In fact, the alt argument works against the abstract concept of what the CSM is. If one player votes three times, and there were only 16.63% of eligible votes cast, then divide by three to get the number of players who really voted. That's less than 6% of all Eve Online players if you assume non-voters are new to the game and only have one account. I believe that is a safe assumption so I am going to use it. That also lines up nicely with voter turnout before CCP started allowing one vote per account rather than person.

So how can we say we have a player-elected council to represent what players want, when as few as one player in five at best, and one in 20 at worst, actually votes? We can't. What do the other four or 19 players want? Nobody knows. They didn't vote. The only thing we can be certain of is that they are NOT represented by the CSM.

So if in reality we don't have a player-elected council, what do we have? We have what every government has when people with insufficient public support seek greater influence on the laws that govern them. We have lobbyists.
But the CSM isn't employed by anyone you argue. Aren't they though? By U.S. tax laws at least, perks are considered compensation. And since when do all lobbyists work for money? Bono lobbies governments around the world to end hunger. Is he paid for that? No, he does it out of a sense of responsibility and compassion. He lobbies for those who can't afford to hire a lobbyist. But he is still a lobbyist. And isn't sending another to plead for what you hold most dear using a lobbyist in its purist form? If you say no, you should go talk to the NRA. The only question that really remains is for whom does the CSM lobby most: CCP or the players?

Now do you believe the CSM concept is broken? It isn't what anyone thinks it is. And though it does function well as a body of lobbyists, it can't truly be considered player-elected when it doesn't represent the vast majority of players. The question is, what's a game company like CCP to do about it? And more importantly to me, what's a player base to do about it? That's part three.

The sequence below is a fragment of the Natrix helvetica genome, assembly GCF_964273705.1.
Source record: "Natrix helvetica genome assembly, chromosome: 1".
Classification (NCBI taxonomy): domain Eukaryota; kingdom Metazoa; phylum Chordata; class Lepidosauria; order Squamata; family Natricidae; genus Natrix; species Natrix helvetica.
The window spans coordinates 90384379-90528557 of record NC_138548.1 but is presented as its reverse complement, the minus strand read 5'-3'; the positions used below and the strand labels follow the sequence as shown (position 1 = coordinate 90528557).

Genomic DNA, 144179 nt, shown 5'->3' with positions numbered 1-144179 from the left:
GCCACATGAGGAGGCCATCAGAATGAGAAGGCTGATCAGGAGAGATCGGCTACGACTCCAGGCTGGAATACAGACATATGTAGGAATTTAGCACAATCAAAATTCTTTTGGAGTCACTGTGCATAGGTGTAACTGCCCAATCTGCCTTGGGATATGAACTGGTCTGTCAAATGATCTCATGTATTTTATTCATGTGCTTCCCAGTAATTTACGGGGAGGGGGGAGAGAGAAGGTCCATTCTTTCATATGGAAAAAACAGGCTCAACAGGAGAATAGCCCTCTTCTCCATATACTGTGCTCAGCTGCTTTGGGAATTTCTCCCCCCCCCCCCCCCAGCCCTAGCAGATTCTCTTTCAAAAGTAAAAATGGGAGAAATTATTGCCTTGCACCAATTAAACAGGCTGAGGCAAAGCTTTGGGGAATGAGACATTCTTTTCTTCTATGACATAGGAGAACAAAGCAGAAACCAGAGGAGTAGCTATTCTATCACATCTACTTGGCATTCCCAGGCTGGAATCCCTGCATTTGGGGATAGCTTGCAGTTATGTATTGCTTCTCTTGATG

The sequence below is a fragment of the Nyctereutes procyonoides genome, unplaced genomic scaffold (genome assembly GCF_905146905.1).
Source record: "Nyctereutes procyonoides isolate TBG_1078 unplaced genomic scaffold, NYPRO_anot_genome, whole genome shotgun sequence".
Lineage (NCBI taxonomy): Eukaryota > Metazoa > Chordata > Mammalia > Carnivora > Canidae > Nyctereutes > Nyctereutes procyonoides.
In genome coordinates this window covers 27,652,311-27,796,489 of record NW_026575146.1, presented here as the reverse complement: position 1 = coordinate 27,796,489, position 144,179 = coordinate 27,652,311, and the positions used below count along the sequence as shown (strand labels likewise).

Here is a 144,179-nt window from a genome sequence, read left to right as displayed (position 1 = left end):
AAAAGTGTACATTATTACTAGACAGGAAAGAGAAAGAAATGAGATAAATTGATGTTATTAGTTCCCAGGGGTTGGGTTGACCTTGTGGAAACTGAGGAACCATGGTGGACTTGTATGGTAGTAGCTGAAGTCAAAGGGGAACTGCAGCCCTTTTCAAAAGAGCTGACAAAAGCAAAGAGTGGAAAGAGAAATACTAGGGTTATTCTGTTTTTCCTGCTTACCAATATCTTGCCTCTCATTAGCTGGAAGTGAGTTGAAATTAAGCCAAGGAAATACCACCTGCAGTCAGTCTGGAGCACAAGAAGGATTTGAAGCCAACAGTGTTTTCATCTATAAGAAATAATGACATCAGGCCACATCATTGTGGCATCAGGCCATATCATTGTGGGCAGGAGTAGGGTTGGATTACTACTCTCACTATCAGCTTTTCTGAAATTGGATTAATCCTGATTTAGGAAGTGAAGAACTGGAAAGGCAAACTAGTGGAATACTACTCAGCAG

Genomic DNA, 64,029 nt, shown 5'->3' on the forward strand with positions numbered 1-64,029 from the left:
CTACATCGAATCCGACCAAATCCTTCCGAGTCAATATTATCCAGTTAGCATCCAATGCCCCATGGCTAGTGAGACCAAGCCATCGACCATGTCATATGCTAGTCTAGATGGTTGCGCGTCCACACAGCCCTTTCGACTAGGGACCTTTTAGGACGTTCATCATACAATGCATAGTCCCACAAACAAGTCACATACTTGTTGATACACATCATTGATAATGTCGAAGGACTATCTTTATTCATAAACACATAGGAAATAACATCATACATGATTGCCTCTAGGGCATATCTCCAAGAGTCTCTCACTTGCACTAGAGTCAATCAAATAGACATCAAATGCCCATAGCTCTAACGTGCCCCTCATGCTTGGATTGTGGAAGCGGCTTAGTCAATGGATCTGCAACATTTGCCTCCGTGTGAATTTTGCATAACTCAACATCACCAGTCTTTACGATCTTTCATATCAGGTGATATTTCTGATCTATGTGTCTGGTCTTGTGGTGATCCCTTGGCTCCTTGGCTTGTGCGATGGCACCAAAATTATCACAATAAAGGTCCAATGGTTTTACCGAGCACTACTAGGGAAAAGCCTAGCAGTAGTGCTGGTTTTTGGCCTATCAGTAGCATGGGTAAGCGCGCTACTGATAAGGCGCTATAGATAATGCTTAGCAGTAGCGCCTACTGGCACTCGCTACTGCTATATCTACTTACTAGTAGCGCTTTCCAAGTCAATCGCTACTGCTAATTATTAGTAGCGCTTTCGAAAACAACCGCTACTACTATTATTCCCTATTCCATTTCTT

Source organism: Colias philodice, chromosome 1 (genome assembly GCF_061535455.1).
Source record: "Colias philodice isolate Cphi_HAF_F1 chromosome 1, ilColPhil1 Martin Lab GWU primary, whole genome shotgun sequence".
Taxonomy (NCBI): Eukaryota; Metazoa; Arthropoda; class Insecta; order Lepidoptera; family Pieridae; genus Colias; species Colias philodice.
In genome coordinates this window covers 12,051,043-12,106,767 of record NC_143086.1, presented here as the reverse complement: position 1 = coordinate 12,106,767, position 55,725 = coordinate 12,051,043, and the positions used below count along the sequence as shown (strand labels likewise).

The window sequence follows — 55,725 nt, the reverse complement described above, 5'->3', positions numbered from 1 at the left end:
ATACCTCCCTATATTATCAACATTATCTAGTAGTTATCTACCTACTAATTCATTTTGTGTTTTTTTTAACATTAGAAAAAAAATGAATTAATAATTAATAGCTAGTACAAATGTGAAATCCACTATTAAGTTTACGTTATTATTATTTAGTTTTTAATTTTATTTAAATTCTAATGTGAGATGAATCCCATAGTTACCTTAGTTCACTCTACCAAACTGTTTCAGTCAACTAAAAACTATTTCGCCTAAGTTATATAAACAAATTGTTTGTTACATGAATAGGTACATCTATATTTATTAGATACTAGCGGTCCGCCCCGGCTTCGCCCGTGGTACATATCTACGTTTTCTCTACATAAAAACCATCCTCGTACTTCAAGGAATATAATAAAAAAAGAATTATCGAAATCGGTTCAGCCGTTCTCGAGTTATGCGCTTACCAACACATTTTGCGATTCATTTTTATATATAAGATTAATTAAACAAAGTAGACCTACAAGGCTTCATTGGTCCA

Fly Careful

Monday, March 18, 2013

Why the CSM Concept is Broken: Part 1

When I read about the Council of Stellar Management (CSM,) I can't help but wonder at how dysfunctional everyone thinks it is. There are lots of blogs, dev posts, forum threads and reddit diatribes about Eve Online's CSM. It's even had its own political scandal. And everywhere I look, everyone is unhappy with it it. The general impression seems to be it's broken. Why is that?

Let's start by examining how it's broken. That comes down to what people think the CSM does. Here is CCP's official reason the CSM exists:
"The Council of Stellar Management (CSM) is a player-elected council to represent the views of the players to CCP."
But no one can really agree on what that means exactly. The definition works for everyone right up to the end of "player-elected council." Then all bets are off. It seems that "represent the views of the players" is wide open for interpretation.